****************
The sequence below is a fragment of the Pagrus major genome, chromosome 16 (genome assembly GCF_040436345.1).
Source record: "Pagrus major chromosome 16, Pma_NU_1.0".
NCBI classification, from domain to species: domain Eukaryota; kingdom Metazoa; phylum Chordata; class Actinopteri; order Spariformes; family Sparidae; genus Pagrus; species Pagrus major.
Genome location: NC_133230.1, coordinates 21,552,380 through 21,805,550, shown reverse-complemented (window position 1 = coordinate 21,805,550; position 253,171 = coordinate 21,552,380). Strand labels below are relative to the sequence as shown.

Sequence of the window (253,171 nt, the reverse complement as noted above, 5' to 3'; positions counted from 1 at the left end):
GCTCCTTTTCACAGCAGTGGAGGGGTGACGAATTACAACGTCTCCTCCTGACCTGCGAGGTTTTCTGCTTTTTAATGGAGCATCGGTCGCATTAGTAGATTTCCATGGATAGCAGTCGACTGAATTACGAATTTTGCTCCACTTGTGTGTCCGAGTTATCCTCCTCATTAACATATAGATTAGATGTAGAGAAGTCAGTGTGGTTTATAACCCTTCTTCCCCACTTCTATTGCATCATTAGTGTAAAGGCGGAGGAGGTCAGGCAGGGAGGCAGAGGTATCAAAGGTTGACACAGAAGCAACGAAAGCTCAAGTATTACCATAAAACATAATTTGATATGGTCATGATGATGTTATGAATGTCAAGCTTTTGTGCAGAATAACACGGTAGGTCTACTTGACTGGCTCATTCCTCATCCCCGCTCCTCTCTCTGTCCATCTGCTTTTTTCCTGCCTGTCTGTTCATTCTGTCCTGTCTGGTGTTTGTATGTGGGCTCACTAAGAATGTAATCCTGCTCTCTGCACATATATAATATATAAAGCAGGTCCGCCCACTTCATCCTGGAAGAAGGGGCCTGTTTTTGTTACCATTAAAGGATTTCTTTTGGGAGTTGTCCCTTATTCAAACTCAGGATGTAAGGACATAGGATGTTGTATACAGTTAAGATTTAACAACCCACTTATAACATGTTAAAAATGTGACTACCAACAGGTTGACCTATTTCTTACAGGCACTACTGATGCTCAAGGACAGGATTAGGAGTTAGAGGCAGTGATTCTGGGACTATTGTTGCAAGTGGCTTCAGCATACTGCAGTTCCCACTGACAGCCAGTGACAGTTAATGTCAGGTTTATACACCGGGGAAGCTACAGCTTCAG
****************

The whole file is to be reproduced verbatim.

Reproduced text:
The sequence below is a fragment of the Pagrus major genome, chromosome 16 (genome assembly GCF_040436345.1).
Source record: "Pagrus major chromosome 16, Pma_NU_1.0".
NCBI classification, from domain to species: domain Eukaryota; kingdom Metazoa; phylum Chordata; class Actinopteri; order Spariformes; family Sparidae; genus Pagrus; species Pagrus major.
Genome location: NC_133230.1, coordinates 21,552,380 through 21,805,550, shown reverse-complemented (window position 1 = coordinate 21,805,550; position 253,171 = coordinate 21,552,380). Strand labels below are relative to the sequence as shown.

Sequence of the window (253,171 nt, the reverse complement as noted above, 5' to 3'; positions counted from 1 at the left end):
GCTCCTTTTCACAGCAGTGGAGGGGTGACGAATTACAACGTCTCCTCCTGACCTGCGAGGTTTTCTGCTTTTTAATGGAGCATCGGTCGCATTAGTAGATTTCCATGGATAGCAGTCGACTGAATTACGAATTTTGCTCCACTTGTGTGTCCGAGTTATCCTCCTCATTAACATATAGATTAGATGTAGAGAAGTCAGTGTGGTTTATAACCCTTCTTCCCCACTTCTATTGCATCATTAGTGTAAAGGCGGAGGAGGTCAGGCAGGGAGGCAGAGGTATCAAAGGTTGACACAGAAGCAACGAAAGCTCAAGTATTACCATAAAACATAATTTGATATGGTCATGATGATGTTATGAATGTCAAGCTTTTGTGCAGAATAACACGGTAGGTCTACTTGACTGGCTCATTCCTCATCCCCGCTCCTCTCTCTGTCCATCTGCTTTTTTCCTGCCTGTCTGTTCATTCTGTCCTGTCTGGTGTTTGTATGTGGGCTCACTAAGAATGTAATCCTGCTCTCTGCACATATATAATATATAAAGCAGGTCCGCCCACTTCATCCTGGAAGAAGGGGCCTGTTTTTGTTACCATTAAAGGATTTCTTTTGGGAGTTGTCCCTTATTCAAACTCAGGATGTAAGGACATAGGATGTTGTATACAGTTAAGATTTAACAACCCACTTATAACATGTTAAAAATGTGACTACCAACAGGTTGACCTATTTCTTACAGGCACTACTGATGCTCAAGGACAGGATTAGGAGTTAGAGGCAGTGATTCTGGGACTATTGTTGCAAGTGGCTTCAGCATACTGCAGTTCCCACTGACAGCCAGTGACAGTTAATGTCAGGTTTATACACCGGGGAAGCTACAGCTTCAG